of the Council of Ephesus in 431 not as final, but rather as inaugurating a process of clarification, for which Cyril's understanding of the 433 formula of union is important. This opened a way for the synod to interpret Cyril himself and, at the same time, on the basis of Cyril to formulate its own Definitio fidei28 It also gave the synod the possibility, as it itself says, 'rightly' to combine Pope Leo's Tomus ad Flavianum with Cyril's two synodal letters 'in a certain accommodation'. Therefore, at the same time it could condemn as heresies the teaching of both Eutyches and Nestorius.

For this reason, the council juxtaposed phrases from Cyril and Leo in its Definitio fidei, which is formulated in a highly differentiated manner, consisting of a single sentence whose linguistic unevenness indicates a hasty redaction.

The Definitio reads - with some abbreviations - as follows:

1 So following the saintly fathers, we all with one voice teach the confession of one and the same Son, our Lord Jesus Christ, the one and the same . . . truly God .. . and truly human being consubstantial (homoousios) with the Father as regards his divinity

5 and the same consubstantial (homoousios) with us as regards his humanity; like us in all respects except for sin [Hebrews 4.15] . . . one and the same Christ, Son, Lord, Only-begotten acknowledged in two natures, unconfused (asygchytos), unchanged, undivided (adihairetos), unseparated;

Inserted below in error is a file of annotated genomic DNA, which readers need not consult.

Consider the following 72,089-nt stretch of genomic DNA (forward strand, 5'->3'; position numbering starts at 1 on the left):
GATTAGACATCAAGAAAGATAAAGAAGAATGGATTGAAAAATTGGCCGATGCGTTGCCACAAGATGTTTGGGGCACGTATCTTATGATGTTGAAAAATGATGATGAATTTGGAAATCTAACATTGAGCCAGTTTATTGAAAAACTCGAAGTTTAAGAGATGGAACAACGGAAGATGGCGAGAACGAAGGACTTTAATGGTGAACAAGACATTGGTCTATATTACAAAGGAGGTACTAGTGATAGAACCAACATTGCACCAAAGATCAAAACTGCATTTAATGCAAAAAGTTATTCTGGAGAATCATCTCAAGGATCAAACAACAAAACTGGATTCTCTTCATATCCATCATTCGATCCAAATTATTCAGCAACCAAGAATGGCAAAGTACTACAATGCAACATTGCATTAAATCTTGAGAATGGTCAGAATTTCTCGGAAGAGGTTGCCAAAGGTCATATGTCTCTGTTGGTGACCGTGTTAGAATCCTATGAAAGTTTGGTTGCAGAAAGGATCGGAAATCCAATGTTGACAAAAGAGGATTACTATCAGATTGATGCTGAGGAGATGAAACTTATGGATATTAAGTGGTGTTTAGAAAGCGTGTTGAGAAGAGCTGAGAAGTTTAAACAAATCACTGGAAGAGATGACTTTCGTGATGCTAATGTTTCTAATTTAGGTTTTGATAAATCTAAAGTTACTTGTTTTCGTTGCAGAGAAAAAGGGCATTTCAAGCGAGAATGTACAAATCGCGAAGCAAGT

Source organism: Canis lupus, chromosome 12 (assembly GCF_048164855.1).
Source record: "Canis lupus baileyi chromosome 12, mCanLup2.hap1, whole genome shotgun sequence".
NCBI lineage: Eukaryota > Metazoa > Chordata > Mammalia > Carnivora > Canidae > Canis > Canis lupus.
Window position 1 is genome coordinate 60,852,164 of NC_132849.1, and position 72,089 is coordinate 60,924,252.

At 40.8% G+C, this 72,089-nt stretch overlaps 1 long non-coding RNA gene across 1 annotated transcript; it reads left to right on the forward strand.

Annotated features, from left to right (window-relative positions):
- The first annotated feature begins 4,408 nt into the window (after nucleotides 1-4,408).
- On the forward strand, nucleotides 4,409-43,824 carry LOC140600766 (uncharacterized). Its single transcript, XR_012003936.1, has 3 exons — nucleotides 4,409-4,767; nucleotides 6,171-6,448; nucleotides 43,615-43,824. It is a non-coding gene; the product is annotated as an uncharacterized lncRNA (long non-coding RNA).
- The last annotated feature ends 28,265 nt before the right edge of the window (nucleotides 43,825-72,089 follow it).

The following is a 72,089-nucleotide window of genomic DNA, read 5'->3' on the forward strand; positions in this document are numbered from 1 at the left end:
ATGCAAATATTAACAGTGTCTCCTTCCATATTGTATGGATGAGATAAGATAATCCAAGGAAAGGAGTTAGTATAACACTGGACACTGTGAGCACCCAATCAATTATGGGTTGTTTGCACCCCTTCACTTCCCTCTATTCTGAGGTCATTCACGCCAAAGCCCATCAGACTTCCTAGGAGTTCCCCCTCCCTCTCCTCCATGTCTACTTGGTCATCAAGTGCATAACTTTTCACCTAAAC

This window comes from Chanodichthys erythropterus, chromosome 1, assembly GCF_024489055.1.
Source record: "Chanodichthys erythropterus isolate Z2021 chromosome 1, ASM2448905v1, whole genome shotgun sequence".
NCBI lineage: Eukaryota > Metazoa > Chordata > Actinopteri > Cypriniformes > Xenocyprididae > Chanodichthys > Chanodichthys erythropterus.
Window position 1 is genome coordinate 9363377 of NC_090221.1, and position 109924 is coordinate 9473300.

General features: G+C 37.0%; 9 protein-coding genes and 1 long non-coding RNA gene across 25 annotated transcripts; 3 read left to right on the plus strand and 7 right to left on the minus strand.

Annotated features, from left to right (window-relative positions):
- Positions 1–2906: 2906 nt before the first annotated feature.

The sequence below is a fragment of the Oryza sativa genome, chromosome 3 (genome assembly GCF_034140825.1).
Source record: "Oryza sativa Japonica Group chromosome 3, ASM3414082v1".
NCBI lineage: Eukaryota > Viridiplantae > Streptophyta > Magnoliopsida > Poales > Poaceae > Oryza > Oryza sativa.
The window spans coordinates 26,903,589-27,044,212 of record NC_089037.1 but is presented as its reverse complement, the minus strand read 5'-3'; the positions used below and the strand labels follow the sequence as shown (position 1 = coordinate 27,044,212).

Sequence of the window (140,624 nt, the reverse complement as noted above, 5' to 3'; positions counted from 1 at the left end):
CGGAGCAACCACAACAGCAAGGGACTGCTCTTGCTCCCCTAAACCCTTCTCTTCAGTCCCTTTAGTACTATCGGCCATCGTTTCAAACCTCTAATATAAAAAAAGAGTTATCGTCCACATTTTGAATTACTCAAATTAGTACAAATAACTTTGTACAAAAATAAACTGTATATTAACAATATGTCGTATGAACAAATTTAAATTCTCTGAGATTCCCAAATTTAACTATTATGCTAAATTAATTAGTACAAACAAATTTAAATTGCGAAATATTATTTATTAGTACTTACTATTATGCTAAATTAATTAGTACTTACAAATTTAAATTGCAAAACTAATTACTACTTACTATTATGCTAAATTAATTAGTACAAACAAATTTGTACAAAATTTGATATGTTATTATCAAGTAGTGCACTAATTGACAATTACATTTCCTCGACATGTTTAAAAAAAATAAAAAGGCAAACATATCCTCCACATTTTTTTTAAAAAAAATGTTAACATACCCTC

10 at no point was the difference (diaphora) taken away through the union, but rather the property of both natures is preserved and come together into a single person, that is29 hypostasis; he is not parted or divided into two persons, but is one and the same only-begotten Son, God, Lord Jesus Christ,

15 just as the prophets taught from the beginning,

. . . and as the Lord Jesus Christ himself instructed us and as the creed of the fathers [Nicaea] handed it down to us.

The Definitio combines Leo's confession preserving the particularity of the two natures (ll. 11-12), directed against Eutyches, with the words of Cyril. The Cyrillian phrases defend his own view of the union, emphasised against Nestorius, against the misunderstanding that 'the difference of the natures is removed on account of the union' (l. 10). The words inserted justify the statement in the Definitio about Christ's two natures. Thus Cyril was the primary source and Leo's statements were understood through Cyril. At the

28 In this sense the Christology of Chalcedon is Cyrillian. Cf. the fundamental work of A. de Halleux, 'La definition christologique a Chalcedoine'.

29 The kai employed by the council is a kai explicative, which interprets Leo's concept of person by Cyril's terminology of hypostasis.

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